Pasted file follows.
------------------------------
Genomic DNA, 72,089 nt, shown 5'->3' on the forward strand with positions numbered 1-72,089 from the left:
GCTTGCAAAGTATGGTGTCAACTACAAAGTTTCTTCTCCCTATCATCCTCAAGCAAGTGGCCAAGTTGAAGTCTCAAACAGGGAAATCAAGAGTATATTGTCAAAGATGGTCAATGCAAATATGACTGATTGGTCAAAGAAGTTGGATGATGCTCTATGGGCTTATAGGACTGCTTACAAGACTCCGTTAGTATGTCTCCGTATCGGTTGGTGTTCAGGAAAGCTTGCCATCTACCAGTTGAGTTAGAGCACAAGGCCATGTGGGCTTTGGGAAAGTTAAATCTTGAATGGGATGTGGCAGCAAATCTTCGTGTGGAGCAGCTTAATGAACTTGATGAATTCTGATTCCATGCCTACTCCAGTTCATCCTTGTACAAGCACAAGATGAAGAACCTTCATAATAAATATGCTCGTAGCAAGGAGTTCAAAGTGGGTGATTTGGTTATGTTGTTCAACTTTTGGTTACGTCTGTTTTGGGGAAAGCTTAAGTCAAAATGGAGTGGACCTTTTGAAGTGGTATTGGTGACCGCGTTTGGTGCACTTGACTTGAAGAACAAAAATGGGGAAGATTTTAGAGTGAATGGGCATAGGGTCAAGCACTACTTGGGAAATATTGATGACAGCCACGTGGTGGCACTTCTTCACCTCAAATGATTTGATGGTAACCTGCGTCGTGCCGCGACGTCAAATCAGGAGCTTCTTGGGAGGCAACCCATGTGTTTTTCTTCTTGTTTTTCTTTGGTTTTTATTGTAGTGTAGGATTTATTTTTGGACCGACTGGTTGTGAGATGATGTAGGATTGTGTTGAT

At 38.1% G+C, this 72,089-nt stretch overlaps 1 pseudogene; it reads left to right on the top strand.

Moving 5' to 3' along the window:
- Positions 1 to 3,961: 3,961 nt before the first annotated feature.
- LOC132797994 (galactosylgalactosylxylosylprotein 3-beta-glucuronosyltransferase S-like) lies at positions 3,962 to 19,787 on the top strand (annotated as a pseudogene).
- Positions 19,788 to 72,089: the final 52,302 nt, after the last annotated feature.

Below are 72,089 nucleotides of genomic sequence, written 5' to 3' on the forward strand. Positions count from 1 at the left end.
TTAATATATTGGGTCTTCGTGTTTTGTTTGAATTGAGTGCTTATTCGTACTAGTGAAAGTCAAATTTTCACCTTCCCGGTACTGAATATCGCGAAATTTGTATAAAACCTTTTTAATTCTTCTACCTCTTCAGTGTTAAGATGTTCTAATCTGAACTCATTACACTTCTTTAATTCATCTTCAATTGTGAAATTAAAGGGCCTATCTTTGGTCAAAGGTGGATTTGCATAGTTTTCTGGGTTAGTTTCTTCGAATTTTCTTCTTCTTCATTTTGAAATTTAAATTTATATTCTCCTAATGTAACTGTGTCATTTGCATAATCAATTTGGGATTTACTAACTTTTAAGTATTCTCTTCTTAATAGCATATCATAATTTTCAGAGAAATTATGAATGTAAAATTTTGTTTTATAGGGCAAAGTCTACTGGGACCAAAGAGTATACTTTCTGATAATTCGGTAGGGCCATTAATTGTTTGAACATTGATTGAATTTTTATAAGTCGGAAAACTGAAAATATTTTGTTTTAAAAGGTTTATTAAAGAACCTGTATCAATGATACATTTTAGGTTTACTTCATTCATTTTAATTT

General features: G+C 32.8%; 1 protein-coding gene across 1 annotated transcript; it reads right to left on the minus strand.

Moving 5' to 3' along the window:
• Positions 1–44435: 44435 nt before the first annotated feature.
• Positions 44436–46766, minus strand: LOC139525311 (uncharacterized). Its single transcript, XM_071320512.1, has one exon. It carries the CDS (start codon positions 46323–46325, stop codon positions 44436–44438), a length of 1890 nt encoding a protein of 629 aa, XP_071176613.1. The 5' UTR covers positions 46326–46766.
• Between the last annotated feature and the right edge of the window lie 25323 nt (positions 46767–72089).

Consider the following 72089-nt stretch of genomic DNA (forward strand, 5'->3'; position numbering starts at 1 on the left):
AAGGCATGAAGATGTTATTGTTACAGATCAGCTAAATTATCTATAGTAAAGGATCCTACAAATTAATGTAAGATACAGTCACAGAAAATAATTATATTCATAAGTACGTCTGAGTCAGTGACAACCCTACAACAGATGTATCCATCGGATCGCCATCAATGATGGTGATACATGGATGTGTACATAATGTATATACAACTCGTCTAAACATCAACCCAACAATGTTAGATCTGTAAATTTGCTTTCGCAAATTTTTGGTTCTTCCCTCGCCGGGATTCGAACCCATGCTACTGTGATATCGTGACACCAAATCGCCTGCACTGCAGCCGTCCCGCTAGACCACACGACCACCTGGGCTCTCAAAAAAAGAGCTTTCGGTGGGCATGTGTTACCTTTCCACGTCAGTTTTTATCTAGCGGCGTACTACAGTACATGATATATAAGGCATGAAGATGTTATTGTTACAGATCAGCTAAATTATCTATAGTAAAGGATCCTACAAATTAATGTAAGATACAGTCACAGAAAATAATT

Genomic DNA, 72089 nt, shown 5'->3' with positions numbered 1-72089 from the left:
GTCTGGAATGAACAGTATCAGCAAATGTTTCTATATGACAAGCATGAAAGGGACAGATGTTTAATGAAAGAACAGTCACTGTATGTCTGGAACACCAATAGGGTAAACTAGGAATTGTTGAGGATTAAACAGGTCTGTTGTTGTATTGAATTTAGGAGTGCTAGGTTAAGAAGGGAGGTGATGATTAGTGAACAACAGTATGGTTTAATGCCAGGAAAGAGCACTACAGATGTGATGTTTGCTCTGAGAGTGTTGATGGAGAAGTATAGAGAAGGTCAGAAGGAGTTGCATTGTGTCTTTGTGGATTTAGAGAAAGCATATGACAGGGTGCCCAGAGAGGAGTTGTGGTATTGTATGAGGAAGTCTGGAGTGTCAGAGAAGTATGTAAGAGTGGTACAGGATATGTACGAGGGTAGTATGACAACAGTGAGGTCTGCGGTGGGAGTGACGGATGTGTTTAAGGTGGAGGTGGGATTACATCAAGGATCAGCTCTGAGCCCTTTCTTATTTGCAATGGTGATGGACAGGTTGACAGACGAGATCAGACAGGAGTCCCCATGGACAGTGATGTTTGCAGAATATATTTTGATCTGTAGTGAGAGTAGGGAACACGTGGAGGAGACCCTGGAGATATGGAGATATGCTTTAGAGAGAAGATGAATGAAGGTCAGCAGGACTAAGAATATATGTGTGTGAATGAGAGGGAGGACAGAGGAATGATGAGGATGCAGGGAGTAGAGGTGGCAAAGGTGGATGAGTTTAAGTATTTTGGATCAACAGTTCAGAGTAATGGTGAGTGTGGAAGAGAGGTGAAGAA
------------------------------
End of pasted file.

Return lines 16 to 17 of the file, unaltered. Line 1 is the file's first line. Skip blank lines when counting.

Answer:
AAGGCATGAAGATGTTATTGTTACAGATCAGCTAAATTATCTATAGTAAAGGATCCTACAAATTAATGTAAGATACAGTCACAGAAAATAATTATATTCATAAGTACGTCTGAGTCAGTGACAACCCTACAACAGATGTATCCATCGGATCGCCATCAATGATGGTGATACATGGATGTGTACATAATGTATATACAACTCGTCTAAACATCAACCCAACAATGTTAGATCTGTAAATTTGCTTTCGCAAATTTTTGGTTCTTCCCTCGCCGGGATTCGAACCCATGCTACTGTGATATCGTGACACCAAATCGCCTGCACTGCAGCCGTCCCGCTAGACCACACGACCACCTGGGCTCTCAAAAAAAGAGCTTTCGGTGGGCATGTGTTACCTTTCCACGTCAGTTTTTATCTAGCGGCGTACTACAGTACATGATATATAAGGCATGAAGATGTTATTGTTACAGATCAGCTAAATTATCTATAGTAAAGGATCCTACAAATTAATGTAAGATACAGTCACAGAAAATAATT

Genomic DNA, 72089 nt, shown 5'->3' with positions numbered 1-72089 from the left: